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Ann Laudati

Patrick Milabyo Kyamusugulwa

September 6th, 2021

The impact of COVID-19 on the educational sector in eastern DRC

0 comments | 2 shares

Estimated reading time: 4 minutes

Ann Laudati

Patrick Milabyo Kyamusugulwa

September 6th, 2021

The impact of COVID-19 on the educational sector in eastern DRC

0 comments | 2 shares

Estimated reading time: 4 minutes

Patrick Milabyo Kyamusugulwa is Director General of the Bukavu University Medical College, where he leads an institution of 4000 students and 180 staff. In this post he reflects critically on the variable impact of the COVID-19 pandemic on the DRC’s education system, the challenges his institution faced in response to government measures, and how these implications are further reflections of the country’s wider structural concerns.

Read the series COVID-19 pandemic stories from the DRC and Sierra Leone.

At the beginning of 2020, COVID-19 was locally understood as an outbreak of concern only for people in China and Europe. No one thought it would reach the Democratic Republic of Congo (DRC), especially the city of Bukavu located in the far eastern part of the country. When President Antoine Tshisekedi Tshilombo announced restrictive measures in response to COVID concerns, most people did not believe the virus had indeed arrived in the country. As a health professional, I was aware of the spreading of the disease across the globe, but I was also sceptical as to the extent to which people would adhere to the restrictions, given the level of disbelief among the local population.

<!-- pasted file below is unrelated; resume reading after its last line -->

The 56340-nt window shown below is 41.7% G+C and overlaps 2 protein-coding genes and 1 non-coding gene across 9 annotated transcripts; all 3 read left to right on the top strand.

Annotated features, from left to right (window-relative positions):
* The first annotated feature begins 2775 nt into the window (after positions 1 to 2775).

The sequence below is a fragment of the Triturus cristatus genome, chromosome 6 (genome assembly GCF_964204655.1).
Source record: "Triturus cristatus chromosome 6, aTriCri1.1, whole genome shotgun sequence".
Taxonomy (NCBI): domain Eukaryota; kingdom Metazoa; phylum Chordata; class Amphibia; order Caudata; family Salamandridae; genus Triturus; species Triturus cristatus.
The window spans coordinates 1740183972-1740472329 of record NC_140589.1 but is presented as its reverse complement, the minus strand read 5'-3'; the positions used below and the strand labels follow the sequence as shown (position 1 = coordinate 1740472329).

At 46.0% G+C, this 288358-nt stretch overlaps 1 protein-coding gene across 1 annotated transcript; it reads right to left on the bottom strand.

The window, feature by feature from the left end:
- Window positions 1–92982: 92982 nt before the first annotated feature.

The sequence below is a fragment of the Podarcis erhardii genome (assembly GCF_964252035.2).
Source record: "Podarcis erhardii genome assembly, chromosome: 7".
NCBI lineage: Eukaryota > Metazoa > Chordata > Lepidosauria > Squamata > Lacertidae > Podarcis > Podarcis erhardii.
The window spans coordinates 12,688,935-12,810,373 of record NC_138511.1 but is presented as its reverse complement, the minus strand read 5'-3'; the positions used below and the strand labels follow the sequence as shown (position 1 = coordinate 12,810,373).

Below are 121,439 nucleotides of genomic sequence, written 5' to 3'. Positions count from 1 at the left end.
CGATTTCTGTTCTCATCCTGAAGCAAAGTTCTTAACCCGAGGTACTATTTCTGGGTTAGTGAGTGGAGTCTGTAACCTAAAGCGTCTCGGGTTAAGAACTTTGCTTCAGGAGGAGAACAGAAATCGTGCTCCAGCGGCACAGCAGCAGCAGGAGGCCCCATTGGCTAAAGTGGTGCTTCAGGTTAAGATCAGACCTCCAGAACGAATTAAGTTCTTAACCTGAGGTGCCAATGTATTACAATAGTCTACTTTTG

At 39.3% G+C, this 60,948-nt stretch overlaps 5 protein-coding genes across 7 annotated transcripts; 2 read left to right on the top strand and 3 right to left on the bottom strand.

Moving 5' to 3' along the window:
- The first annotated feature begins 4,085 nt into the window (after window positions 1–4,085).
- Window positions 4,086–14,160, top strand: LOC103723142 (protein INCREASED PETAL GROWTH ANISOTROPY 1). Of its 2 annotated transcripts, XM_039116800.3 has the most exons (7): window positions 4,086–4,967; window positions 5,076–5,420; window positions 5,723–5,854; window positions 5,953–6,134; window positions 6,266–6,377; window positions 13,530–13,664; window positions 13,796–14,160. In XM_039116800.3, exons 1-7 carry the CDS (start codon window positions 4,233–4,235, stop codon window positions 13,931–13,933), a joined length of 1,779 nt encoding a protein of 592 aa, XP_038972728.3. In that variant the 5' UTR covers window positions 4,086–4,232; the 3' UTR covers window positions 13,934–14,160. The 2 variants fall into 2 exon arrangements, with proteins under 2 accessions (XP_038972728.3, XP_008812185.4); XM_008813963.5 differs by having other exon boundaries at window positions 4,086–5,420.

For students, the closure of schools meant that all in-person instruction was immediately halted. All teaching and administrative activities were also stopped; university college buses ceased to run; and any staff or employee more than 60 years old was ordered to be on lockdown at home. At the university level, the Minister tried to push for an online education system; yet online instruction was impossible due to a lack of reliable internet connection and the necessary equipment at home for students as well as teaching staff. Many students decided to leave campus and return home, while dorms were closed, except for students whose parents lived outside the province.

Staff representatives, including myself, decided that initially administrative staff would perform a minimum of half a day service while all teaching activities stopped immediately. Two weeks later, all administrative activities would progressively end altogether. This resulted in the immediate loss of local income for teachers as well as administrative staff as, without students, there was no local income; therefore, the University College did not have funds to pay personnel. In the DRC, university fees enable the University College to pay regular wages to staff and pay for the functioning of the university and these payments are more reliable than the formal payment by the State. Not all staff are registered on the government’s payroll and it can take months, even years, to get a newly recruited staff registered, because the payroll is located at the Ministry of Finance in the capital Kinshasa. Under COVID-19, those who were not yet on the government payroll did not receive anything in the absence of student-generated fees.